How to manage ruminating thoughts

When people feel regret, sadness, loss or disappointment about events in their lives, some review their prior actions to determine their contribution or lack thereof in causing the above emotions. Though self-evaluation is a valuable undertaking, ruminating about one’s problems, failures, losses and unsuccessful endeavors, only reduces one’s effectiveness and happiness in life, may further facilitate failures and may even set a pattern of recurring misery.

Emotionally healthy people who monitor their thoughts, feelings, conduct and speech enhance the effectiveness of their personal, professional and social interactions. Yet, some engage in excessive ruminations that hinder authentic and participatory exchanges with others and hampers their personal and professional relationships.

Researchers, McIntosh and Martin found that “Occurrence of repetitive, unwanted thoughts appear to be a major contributor to unhappiness.” They add, “Rumination is also interesting in that it is in some sense illogical. It often occurs in situations in which nothing can be done about the target of the thought or after the best chances for effective instrumental behaviors have passed. For example, it is only after we graduate from college that we begin to ruminate about how we should have studied much better in school.”

It is also common for some people who have been divorced to rehearse and rehash in their thoughts about how they “could have” or “should have” behaved differently to avoid the marital split. Many people recall some actions in their lives, that if taken, may have spared them some current misery. Though these thoughts may become lessons for the future, they certainly do not rectify past events. All they do is cause the individual to feel remorse, shame and reduced self-esteem in their own eyes. This is a self-defeating practice and should be curtailed.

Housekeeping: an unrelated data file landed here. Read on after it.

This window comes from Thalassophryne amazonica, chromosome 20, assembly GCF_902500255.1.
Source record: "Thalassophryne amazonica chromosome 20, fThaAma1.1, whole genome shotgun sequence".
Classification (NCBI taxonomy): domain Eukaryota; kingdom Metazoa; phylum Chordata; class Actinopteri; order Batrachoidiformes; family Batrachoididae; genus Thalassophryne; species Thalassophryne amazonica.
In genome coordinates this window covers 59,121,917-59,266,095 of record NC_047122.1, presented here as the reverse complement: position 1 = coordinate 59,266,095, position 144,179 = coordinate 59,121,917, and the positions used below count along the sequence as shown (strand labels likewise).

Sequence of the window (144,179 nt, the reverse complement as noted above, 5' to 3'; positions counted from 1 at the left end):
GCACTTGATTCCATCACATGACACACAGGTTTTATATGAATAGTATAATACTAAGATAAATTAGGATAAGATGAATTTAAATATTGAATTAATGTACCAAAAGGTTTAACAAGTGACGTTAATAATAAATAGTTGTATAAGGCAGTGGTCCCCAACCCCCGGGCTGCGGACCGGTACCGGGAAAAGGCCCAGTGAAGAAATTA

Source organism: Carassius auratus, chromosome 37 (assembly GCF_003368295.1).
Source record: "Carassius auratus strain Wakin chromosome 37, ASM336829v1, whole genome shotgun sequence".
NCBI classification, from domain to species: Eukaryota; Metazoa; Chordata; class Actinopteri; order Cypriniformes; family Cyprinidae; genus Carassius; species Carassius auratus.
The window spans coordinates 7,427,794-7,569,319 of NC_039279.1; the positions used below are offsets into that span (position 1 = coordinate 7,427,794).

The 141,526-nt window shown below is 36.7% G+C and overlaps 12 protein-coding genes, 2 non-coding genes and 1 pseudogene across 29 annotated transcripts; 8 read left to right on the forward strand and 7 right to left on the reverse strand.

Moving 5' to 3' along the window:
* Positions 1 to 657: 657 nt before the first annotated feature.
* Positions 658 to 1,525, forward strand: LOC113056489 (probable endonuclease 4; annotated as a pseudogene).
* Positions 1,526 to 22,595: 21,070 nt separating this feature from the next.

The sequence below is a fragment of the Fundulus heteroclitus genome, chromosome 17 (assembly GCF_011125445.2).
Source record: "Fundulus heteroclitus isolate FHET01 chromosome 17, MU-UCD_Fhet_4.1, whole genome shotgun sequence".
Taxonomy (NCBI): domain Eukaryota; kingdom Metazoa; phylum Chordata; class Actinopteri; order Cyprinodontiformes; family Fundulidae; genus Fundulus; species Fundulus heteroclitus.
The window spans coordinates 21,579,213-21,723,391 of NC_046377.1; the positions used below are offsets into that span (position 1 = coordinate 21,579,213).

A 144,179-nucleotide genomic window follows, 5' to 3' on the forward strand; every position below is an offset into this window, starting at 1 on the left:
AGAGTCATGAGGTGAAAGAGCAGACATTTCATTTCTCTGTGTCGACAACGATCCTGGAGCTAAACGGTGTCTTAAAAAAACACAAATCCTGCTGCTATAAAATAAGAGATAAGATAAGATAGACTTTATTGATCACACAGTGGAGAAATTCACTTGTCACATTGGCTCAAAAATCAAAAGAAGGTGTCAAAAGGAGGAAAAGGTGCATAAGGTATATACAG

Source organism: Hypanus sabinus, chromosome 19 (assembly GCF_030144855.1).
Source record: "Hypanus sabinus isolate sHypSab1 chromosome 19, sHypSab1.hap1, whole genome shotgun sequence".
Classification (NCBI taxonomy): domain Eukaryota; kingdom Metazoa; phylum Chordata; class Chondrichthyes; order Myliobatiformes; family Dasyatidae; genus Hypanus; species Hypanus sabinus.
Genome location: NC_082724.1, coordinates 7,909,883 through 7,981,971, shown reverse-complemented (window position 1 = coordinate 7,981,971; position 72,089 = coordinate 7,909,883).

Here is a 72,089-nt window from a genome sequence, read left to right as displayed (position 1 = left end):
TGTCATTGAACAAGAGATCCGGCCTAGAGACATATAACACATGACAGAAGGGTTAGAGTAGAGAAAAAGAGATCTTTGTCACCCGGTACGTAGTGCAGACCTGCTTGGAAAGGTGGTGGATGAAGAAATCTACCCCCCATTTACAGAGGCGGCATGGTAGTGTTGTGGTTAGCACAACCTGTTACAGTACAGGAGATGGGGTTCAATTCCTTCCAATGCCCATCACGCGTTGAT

It is certainly easy to advise ourselves to be observant and wise in assessing our behaviors and alter them more promptly. Though this advice is helpful, it should be exercised before execution rather than after making the faux pas. I often use the analogy of the need to avoid falling by abstaining from physically looking back, while trying to walk forward, which certainly applies to emotional issues as well. As we all know, there are lessons to be learned from past mistakes, but they need to be considered in advance of present and future actions to spare us the pitfalls of misjudgment and the challenging consequences that may ensue.

Manage your thoughts:

  • Be proactive in considering the pitfalls before taking any action, while avoiding fear and doubt.
  • Abstain from caving to irrational fears.
  • Plan ahead before taking action that does not feel comfortable for you.
  • Think in a logical and linear way and use your past successes as guidelines for current actions.
  • When in doubt, seek guidance from experienced people whom you respect and follow their given advice.
  • Abstain from blaming or shaming yourself for failures- balance it with recalled successes.

Related Articles

About Author

Offra Gerstein, Ph.D. is a licensed psychologist in clinical practice in Santa Cruz, California for over 25 years, and specializes in relationship issues for couples and individuals for improved quality of life. Her work includes: mate selection, marriage, long term relationships, gay and lesbian couples, work relationships, parenting issues, family interactions, friendships, and conflict resolutions. Offra has lectured extensively to various groups, conducted support groups for several organizations, and has been writing a weekly column "Relationship Matters" for the Santa Cruz Sentinel since 2001.

(0) Readers Comments

Leave a Reply